This season there will be four conference title games played on Selection Sunday. The SEC, ACC, and Atlantic 10 title games will all tip at 1 pm ET, while the Big 10 final will start at 3:30 pm ET.
Let’s say that Duke and Ohio State are both in their respective conference finals. Would the committee wait until the end of the Big 10 game to finalize the seeding?
Someone asked Joe Lunardi about this in an ESPN “chat session” :
A lot of experts think that Ohio State has the best shot this side of Durham to collect the final 1-seed if they win the Big Ten tournament. Isn’t there a good chance though that they could get screwed by the schedule. The Big Ten final doesn’t start until 3:30 on Sunday and the ACC championship is at at 1:00 on Sunday. I know that the brackets take a long time to put together and the top seeds are placed first. If Duke lost in the Final and Ohio State won, is it possible that their fates would already be set before those games finish?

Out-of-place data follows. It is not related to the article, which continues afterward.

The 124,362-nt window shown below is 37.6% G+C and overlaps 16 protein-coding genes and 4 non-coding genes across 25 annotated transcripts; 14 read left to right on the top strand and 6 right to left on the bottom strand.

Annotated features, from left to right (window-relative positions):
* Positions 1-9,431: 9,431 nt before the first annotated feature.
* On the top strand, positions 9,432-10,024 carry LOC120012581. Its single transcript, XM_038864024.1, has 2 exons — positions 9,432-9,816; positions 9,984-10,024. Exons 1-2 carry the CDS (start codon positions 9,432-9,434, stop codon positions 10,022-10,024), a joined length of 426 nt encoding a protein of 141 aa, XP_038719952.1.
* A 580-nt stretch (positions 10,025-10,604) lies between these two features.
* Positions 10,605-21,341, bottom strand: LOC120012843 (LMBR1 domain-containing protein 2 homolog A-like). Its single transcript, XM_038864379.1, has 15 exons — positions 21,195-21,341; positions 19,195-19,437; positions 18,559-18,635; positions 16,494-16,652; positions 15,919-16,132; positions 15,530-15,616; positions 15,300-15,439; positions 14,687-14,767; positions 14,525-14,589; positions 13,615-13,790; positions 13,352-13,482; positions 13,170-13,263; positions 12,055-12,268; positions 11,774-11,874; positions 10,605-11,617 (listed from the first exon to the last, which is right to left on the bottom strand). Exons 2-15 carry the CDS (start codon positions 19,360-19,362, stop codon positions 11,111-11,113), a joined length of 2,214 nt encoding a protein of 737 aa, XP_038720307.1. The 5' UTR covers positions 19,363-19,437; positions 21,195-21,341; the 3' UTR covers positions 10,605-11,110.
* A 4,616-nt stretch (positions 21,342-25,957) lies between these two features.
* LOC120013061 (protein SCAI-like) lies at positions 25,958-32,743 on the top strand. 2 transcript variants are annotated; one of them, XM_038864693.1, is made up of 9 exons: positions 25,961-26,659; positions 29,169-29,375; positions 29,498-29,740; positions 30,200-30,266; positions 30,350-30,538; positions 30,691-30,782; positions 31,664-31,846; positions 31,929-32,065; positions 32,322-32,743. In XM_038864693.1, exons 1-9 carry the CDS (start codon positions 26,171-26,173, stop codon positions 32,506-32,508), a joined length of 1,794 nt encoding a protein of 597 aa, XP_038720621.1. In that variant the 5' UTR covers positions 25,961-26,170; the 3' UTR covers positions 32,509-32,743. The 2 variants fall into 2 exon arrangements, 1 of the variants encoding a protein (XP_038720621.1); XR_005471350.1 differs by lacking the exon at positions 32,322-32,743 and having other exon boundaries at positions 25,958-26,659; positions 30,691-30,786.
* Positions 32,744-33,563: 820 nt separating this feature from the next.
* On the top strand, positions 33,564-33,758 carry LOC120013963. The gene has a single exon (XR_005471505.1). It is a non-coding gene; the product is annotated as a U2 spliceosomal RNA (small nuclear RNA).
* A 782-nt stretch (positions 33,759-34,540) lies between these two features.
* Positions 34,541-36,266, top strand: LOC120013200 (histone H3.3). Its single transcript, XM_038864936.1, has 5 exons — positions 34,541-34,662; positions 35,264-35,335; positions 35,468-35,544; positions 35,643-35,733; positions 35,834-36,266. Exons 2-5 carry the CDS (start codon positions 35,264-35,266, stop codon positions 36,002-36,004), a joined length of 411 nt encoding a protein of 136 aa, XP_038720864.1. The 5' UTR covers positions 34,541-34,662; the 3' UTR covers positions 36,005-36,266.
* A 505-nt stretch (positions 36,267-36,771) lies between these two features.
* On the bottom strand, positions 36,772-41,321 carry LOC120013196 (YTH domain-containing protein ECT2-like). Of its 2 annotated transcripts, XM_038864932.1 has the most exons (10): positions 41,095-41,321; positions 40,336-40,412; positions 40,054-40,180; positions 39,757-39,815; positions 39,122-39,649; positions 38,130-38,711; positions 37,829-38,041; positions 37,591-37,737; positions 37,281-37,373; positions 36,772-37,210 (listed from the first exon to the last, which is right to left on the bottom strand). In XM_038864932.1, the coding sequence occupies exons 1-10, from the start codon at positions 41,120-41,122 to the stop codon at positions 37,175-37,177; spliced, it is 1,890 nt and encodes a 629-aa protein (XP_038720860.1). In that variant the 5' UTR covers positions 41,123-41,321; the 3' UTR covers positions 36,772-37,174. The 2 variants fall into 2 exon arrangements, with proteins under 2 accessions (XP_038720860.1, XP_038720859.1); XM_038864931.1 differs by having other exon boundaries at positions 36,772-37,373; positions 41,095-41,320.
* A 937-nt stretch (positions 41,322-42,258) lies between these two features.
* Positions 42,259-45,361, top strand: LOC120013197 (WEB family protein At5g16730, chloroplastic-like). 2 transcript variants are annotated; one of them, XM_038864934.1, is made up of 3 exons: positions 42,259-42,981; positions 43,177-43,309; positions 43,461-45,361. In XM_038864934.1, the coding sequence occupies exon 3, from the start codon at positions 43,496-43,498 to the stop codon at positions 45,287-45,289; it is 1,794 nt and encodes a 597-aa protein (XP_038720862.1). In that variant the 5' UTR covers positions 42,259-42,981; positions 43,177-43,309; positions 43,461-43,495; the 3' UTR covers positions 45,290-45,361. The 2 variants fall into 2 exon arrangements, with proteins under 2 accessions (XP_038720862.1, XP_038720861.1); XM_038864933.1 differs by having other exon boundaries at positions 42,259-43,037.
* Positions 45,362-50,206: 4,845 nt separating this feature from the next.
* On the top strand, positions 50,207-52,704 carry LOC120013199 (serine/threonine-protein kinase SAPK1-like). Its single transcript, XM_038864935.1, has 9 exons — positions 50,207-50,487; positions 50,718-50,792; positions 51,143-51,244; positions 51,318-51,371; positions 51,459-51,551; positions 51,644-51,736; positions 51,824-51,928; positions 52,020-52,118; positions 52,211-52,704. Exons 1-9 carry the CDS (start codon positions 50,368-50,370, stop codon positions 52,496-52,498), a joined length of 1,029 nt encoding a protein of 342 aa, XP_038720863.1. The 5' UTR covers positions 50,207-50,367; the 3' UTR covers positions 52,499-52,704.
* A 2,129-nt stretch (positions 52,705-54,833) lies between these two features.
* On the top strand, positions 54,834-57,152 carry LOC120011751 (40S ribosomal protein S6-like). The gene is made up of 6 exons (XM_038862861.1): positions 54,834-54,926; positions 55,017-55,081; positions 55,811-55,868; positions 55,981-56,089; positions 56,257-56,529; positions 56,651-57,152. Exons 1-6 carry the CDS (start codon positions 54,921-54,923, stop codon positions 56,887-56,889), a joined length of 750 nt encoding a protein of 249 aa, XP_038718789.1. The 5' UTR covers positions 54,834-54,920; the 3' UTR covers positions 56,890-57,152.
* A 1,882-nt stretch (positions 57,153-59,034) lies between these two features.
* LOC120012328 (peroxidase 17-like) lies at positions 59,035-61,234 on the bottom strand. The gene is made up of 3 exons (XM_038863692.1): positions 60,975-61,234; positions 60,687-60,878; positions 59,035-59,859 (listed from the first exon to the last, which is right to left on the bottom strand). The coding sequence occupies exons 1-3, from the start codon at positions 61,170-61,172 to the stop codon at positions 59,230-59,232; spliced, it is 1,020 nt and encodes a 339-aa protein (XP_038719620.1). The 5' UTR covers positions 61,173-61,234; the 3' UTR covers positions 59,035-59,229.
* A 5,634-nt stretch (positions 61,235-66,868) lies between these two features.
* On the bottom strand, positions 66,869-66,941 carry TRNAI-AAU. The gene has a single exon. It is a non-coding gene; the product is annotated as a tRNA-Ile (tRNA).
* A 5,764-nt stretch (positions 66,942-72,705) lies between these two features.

Joe Lunardi: It has happened this way in the past…More recently, however, the Committee has built multiple brackets accounting for the various Sunday scenarios. I would be disappointed in this group if they bailed on the process and didn’t finish the job (and I do not expect they will).
This reminds me that in the past, there were occasionally conference tournaments still going on when the selections were announced. The Big West did this several times (this was back when UNLV was in the league). It invariably led to scenarios where the committee would have either/or bracket lines where a team would be in the field, unless the Big West had a surprise champ (in other words, if Vegas didn’t win).
This finally ended after the committee basically decided to hose any at-large hopeful out of the Big West until it quit playing its tourney so late. I recall Long Beach State being a bubble team that found out at halftime of the conference final that it had to win, or else.
Another league that at one time played its final after the pairings was the SWAC. Now, with the SWAC there wasn’t any at-large issues; it was just a question of what team would advance. However, it did pose a problem for the committee when trying to seed. These days the SWAC is an easy 16 (if not play-in game) pick, but back then it wasn’t always the case.
One year the committee puzzled just about everyone by deciding the winner of the SWAC title game would get a 13 seed. Nobody could believe the SWAC got so high a seed, especially because no one knew yet which team would be the league representative.